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Articles by M. L Friedlander
Total Records ( 2 ) for M. L Friedlander
  S. B Park , C. S. Y Lin , A. V Krishnan , D Goldstein , M. L Friedlander and M. C. Kiernan

Administration of oxaliplatin, a platinum-based chemotherapy used extensively in the treatment of colorectal cancer, is complicated by prominent dose-limiting neurotoxicity. Acute neurotoxicity develops following oxaliplatin infusion and resolves within days, while chronic neuropathy develops progressively with higher cumulative doses. To investigate the pathophysiology of oxaliplatin-induced neurotoxicity and neuropathy, clinical grading scales, nerve conduction studies and a total of 905 axonal excitability studies were undertaken in a cohort of 58 consecutive oxaliplatin-treated patients. Acutely following individual oxaliplatin infusions, significant changes were evident in both sensory and motor axons in recovery cycle parameters (P < 0.05), consistent with the development of a functional channelopathy of axonal sodium channels. Longitudinally across treatment (cumulative oxaliplatin dose 776 ± 46 mg/m2), progressive abnormalities developed in sensory axons (refractoriness P ≤ 0.001; superexcitability P < 0.001; hyperpolarizing threshold electrotonus 90–100 ms P ≤ 0.001), while motor axonal excitability remained unchanged (P > 0.05), consistent with the purely sensory symptoms of chronic oxaliplatin-induced neuropathy. Sensory abnormalities occurred prior to significant reduction in compound sensory amplitude and the development of neuropathy (P < 0.01). Sensory excitability abnormalities that developed during early treatment cycles (cumulative dose 294 ± 16 mg/m2 oxaliplatin; P < 0.05) were able to predict final clinical outcome on an individual patient basis in 80% of patients. As such, sensory axonal excitability techniques may provide a means to identify pre-clinical oxaliplatin-induced nerve dysfunction prior to the onset of chronic neuropathy. Furthermore, patients with severe neurotoxicity at treatment completion demonstrated greater excitability changes (P < 0.05) than those left with mild or moderate neurotoxicity, suggesting that assessment of sensory excitability parameters may provide a sensitive biomarker of severity for oxaliplatin-induced neurotoxicity.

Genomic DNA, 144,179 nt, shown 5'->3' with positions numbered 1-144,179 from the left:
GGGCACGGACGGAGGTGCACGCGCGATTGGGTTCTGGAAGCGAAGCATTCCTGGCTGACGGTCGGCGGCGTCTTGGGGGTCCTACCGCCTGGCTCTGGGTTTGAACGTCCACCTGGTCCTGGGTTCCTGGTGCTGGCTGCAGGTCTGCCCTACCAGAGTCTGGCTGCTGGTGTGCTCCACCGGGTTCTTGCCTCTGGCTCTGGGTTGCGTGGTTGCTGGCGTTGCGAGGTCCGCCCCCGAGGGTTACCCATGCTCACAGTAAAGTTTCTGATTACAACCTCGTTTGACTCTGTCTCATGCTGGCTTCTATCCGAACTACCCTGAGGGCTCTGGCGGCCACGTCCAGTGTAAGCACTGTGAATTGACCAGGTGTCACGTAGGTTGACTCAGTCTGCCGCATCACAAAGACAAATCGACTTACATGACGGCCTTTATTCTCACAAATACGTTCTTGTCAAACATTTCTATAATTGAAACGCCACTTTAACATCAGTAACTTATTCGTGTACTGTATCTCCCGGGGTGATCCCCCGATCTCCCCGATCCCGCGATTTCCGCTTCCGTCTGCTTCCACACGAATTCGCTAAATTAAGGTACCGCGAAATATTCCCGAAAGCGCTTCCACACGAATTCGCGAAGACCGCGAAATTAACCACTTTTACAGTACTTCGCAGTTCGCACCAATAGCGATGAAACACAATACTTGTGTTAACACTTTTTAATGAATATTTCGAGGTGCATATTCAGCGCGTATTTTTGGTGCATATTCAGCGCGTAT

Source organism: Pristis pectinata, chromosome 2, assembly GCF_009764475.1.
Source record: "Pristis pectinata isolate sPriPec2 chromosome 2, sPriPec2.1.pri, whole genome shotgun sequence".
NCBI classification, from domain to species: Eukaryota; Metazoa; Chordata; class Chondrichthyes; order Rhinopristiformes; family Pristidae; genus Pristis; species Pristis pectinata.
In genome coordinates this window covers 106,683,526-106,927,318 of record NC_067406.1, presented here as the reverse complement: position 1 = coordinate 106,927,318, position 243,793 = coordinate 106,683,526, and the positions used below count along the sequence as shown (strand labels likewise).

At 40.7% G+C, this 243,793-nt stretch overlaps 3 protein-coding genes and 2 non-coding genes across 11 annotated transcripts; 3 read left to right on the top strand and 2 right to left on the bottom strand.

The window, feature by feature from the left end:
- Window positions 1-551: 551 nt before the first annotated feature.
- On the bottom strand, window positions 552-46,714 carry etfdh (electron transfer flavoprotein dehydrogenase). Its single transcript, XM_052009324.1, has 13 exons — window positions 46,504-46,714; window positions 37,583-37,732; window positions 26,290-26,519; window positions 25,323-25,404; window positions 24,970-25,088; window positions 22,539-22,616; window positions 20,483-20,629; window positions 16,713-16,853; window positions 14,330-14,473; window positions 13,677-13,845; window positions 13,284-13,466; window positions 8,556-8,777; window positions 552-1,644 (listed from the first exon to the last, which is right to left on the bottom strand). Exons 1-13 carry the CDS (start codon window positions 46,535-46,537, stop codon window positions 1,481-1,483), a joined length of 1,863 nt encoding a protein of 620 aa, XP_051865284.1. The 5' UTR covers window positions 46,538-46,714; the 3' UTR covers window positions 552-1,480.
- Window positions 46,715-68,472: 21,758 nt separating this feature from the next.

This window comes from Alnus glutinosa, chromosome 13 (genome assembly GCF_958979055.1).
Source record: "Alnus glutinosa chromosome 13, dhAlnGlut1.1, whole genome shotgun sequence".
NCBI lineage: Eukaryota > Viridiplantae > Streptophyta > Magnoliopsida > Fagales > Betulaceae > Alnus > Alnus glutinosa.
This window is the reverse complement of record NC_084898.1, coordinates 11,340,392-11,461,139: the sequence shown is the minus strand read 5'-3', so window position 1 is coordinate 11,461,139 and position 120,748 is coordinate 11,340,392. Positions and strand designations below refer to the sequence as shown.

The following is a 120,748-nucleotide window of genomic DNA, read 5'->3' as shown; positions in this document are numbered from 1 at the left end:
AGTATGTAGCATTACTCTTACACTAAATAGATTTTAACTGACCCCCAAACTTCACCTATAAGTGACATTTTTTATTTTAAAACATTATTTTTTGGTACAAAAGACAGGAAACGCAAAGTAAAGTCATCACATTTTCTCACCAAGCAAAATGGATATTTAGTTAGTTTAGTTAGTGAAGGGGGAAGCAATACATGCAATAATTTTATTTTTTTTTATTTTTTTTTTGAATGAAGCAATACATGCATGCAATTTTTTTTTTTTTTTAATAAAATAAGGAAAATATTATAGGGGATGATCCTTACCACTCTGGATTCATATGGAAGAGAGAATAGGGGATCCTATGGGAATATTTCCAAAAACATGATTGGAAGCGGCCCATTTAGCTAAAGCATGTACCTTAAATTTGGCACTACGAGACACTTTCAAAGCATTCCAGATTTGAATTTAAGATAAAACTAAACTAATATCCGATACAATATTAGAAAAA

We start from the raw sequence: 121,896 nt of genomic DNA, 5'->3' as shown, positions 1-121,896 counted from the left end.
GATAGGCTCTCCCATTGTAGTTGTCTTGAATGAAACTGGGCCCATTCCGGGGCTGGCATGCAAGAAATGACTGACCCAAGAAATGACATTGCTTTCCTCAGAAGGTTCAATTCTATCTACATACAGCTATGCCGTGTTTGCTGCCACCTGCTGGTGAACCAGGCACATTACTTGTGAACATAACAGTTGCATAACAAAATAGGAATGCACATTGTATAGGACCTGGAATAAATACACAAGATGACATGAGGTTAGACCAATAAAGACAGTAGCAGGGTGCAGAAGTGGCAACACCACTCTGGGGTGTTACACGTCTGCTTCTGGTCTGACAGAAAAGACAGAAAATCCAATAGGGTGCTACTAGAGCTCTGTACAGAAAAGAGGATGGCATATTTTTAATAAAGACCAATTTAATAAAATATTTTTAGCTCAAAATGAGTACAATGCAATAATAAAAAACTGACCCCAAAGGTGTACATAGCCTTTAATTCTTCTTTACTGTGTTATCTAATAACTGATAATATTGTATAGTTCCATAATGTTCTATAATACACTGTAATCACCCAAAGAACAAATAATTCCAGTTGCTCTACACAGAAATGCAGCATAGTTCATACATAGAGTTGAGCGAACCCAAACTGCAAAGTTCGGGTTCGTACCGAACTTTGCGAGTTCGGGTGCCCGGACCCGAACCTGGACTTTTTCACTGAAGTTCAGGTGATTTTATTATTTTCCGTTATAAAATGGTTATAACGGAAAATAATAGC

K. A Phillips , R. L Milne , D. W West , P. J Goodwin , G. G Giles , E. T Chang , J. C Figueiredo , M. L Friedlander , T. H.M Keegan , G Glendon , C Apicella , F. P O`Malley , M. C Southey , I. L Andrulis , E. M John and J. L. Hopper

Studies have examined the prognostic relevance of reproductive factors before breast cancer diagnosis, but most have been small and their overall findings inconclusive. Associations between reproductive risk factors and all-cause mortality after breast cancer diagnosis were assessed with the use of a population-based cohort of 3,107 women of White European ancestry with invasive breast cancer (1,130 from Melbourne and Sydney, Australia; 1,441 from Ontario, Canada; and 536 from Northern California, United States). During follow-up with a median of 8.5 years, 567 deaths occurred. At recruitment, questionnaire data were collected on oral contraceptive use, number of full-term pregnancies, age at first full-term pregnancy, time from last full-term pregnancy to breast cancer diagnosis, breastfeeding, age at menarche, and menopause and menopausal status at breast cancer diagnosis. Hazard ratios for all-cause mortality were estimated with the use of Cox proportional hazards models with and without adjustment for age at diagnosis, study center, education, and body mass index. Compared with nulliparous women, those who had a child up to 2 years, or between 2 and 5 years, before their breast cancer diagnosis were more likely to die. The unadjusted hazard ratio estimates were 2.75 [95% confidence interval (95% CI), 1.98-3.83; P < 0.001] and 2.20 (95% CI, 1.65-2.94; P < 0.001), respectively, and the adjusted estimates were 2.25 (95% CI, 1.59-3.18; P < 0.001) and 1.82 (95% CI, 1.35-2.46; P < 0.001), respectively. When evaluating the prognosis of women recently diagnosed with breast cancer, the time since last full-term pregnancy should be routinely considered along with other established host and tumor prognostic factors, but consideration of other reproductive factors may not be warranted. (Cancer Epidemiol Biomarkers Prev 2009;18(6):1792–7)

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